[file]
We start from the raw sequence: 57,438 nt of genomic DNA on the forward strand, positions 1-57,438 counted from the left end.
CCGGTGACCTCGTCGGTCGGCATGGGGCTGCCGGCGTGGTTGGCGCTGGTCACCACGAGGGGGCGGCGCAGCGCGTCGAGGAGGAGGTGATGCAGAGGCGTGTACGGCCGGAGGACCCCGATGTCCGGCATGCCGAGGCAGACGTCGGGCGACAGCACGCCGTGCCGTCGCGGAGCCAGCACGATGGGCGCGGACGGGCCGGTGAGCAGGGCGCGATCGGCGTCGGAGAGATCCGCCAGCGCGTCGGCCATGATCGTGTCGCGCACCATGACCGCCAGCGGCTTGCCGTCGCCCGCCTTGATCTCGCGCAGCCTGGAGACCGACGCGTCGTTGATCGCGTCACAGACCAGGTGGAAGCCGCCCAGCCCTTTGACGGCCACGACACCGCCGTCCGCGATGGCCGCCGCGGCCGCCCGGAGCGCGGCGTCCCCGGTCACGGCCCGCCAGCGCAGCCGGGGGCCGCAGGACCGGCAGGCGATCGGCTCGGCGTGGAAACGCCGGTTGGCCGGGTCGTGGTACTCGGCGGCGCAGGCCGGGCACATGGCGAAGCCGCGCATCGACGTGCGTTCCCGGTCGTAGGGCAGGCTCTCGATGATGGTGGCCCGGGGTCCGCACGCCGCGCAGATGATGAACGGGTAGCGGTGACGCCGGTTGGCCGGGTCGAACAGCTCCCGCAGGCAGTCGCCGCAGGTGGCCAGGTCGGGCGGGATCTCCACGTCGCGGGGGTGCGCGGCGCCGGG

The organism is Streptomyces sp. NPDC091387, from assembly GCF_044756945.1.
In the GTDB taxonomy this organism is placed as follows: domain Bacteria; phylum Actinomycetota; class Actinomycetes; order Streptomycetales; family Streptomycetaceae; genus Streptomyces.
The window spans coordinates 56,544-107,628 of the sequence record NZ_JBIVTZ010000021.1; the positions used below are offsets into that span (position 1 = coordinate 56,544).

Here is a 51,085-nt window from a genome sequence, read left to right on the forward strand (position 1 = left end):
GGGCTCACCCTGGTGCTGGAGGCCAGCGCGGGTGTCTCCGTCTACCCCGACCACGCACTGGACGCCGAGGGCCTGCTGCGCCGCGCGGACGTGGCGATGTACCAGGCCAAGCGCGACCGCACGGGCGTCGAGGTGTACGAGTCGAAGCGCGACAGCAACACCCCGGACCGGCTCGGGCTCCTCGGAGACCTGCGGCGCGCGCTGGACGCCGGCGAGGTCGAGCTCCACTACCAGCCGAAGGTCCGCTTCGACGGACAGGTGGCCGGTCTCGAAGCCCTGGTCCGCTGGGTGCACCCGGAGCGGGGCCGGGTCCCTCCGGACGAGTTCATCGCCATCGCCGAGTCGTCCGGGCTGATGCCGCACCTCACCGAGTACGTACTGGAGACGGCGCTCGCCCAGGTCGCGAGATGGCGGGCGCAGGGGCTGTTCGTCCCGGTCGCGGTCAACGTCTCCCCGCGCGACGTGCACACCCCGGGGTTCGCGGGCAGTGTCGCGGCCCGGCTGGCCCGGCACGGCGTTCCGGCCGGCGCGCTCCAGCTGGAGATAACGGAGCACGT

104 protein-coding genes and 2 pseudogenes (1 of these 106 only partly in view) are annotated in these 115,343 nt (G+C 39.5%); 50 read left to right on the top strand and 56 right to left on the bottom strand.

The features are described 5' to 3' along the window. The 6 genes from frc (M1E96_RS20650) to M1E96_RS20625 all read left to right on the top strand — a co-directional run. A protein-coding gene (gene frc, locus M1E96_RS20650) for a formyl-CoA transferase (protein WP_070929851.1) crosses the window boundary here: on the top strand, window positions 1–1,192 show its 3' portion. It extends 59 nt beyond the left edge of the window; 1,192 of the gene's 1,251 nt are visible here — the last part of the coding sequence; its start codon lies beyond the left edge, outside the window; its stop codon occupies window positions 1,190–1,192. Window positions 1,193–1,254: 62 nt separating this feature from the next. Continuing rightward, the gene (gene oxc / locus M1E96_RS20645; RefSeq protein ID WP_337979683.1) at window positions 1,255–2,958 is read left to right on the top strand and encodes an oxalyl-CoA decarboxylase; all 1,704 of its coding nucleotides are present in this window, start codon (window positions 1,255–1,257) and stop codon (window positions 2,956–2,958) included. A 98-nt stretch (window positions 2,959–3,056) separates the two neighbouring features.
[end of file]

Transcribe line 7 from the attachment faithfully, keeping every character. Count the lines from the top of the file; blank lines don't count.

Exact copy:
GGGCTCACCCTGGTGCTGGAGGCCAGCGCGGGTGTCTCCGTCTACCCCGACCACGCACTGGACGCCGAGGGCCTGCTGCGCCGCGCGGACGTGGCGATGTACCAGGCCAAGCGCGACCGCACGGGCGTCGAGGTGTACGAGTCGAAGCGCGACAGCAACACCCCGGACCGGCTCGGGCTCCTCGGAGACCTGCGGCGCGCGCTGGACGCCGGCGAGGTCGAGCTCCACTACCAGCCGAAGGTCCGCTTCGACGGACAGGTGGCCGGTCTCGAAGCCCTGGTCCGCTGGGTGCACCCGGAGCGGGGCCGGGTCCCTCCGGACGAGTTCATCGCCATCGCCGAGTCGTCCGGGCTGATGCCGCACCTCACCGAGTACGTACTGGAGACGGCGCTCGCCCAGGTCGCGAGATGGCGGGCGCAGGGGCTGTTCGTCCCGGTCGCGGTCAACGTCTCCCCGCGCGACGTGCACACCCCGGGGTTCGCGGGCAGTGTCGCGGCCCGGCTGGCCCGGCACGGCGTTCCGGCCGGCGCGCTCCAGCTGGAGATAACGGAGCACGT